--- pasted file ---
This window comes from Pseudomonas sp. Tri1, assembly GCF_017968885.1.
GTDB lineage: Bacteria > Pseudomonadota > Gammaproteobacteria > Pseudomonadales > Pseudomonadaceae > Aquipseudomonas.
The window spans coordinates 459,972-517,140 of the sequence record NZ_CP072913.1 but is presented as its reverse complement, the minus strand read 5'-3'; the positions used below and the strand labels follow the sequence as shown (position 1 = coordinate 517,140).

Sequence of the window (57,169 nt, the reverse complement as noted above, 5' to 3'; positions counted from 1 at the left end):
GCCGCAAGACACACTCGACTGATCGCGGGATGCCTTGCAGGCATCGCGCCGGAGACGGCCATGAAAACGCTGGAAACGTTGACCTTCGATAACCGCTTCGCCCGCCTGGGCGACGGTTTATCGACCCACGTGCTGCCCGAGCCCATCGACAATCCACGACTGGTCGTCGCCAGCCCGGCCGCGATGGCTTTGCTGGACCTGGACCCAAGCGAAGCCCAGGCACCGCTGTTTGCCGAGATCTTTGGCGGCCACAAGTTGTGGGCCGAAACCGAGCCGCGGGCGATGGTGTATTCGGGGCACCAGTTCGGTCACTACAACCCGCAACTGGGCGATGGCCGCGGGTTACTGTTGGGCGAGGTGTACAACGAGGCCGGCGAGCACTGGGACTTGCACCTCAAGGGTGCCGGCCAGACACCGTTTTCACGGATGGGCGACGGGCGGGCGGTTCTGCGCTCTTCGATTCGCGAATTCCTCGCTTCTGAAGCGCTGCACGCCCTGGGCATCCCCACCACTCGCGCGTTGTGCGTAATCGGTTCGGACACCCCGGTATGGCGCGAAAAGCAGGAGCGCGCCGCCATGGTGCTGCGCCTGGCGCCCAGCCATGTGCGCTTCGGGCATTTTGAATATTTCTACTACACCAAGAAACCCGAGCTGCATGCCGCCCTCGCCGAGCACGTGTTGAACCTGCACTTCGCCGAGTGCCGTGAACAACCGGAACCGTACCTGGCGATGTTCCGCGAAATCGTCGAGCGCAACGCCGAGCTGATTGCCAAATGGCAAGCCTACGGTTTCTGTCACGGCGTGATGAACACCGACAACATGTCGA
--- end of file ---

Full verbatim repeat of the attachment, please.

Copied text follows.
This window comes from Pseudomonas sp. Tri1, assembly GCF_017968885.1.
GTDB lineage: Bacteria > Pseudomonadota > Gammaproteobacteria > Pseudomonadales > Pseudomonadaceae > Aquipseudomonas.
The window spans coordinates 459,972-517,140 of the sequence record NZ_CP072913.1 but is presented as its reverse complement, the minus strand read 5'-3'; the positions used below and the strand labels follow the sequence as shown (position 1 = coordinate 517,140).

Sequence of the window (57,169 nt, the reverse complement as noted above, 5' to 3'; positions counted from 1 at the left end):
GCCGCAAGACACACTCGACTGATCGCGGGATGCCTTGCAGGCATCGCGCCGGAGACGGCCATGAAAACGCTGGAAACGTTGACCTTCGATAACCGCTTCGCCCGCCTGGGCGACGGTTTATCGACCCACGTGCTGCCCGAGCCCATCGACAATCCACGACTGGTCGTCGCCAGCCCGGCCGCGATGGCTTTGCTGGACCTGGACCCAAGCGAAGCCCAGGCACCGCTGTTTGCCGAGATCTTTGGCGGCCACAAGTTGTGGGCCGAAACCGAGCCGCGGGCGATGGTGTATTCGGGGCACCAGTTCGGTCACTACAACCCGCAACTGGGCGATGGCCGCGGGTTACTGTTGGGCGAGGTGTACAACGAGGCCGGCGAGCACTGGGACTTGCACCTCAAGGGTGCCGGCCAGACACCGTTTTCACGGATGGGCGACGGGCGGGCGGTTCTGCGCTCTTCGATTCGCGAATTCCTCGCTTCTGAAGCGCTGCACGCCCTGGGCATCCCCACCACTCGCGCGTTGTGCGTAATCGGTTCGGACACCCCGGTATGGCGCGAAAAGCAGGAGCGCGCCGCCATGGTGCTGCGCCTGGCGCCCAGCCATGTGCGCTTCGGGCATTTTGAATATTTCTACTACACCAAGAAACCCGAGCTGCATGCCGCCCTCGCCGAGCACGTGTTGAACCTGCACTTCGCCGAGTGCCGTGAACAACCGGAACCGTACCTGGCGATGTTCCGCGAAATCGTCGAGCGCAACGCCGAGCTGATTGCCAAATGGCAAGCCTACGGTTTCTGTCACGGCGTGATGAACACCGACAACATGTCGA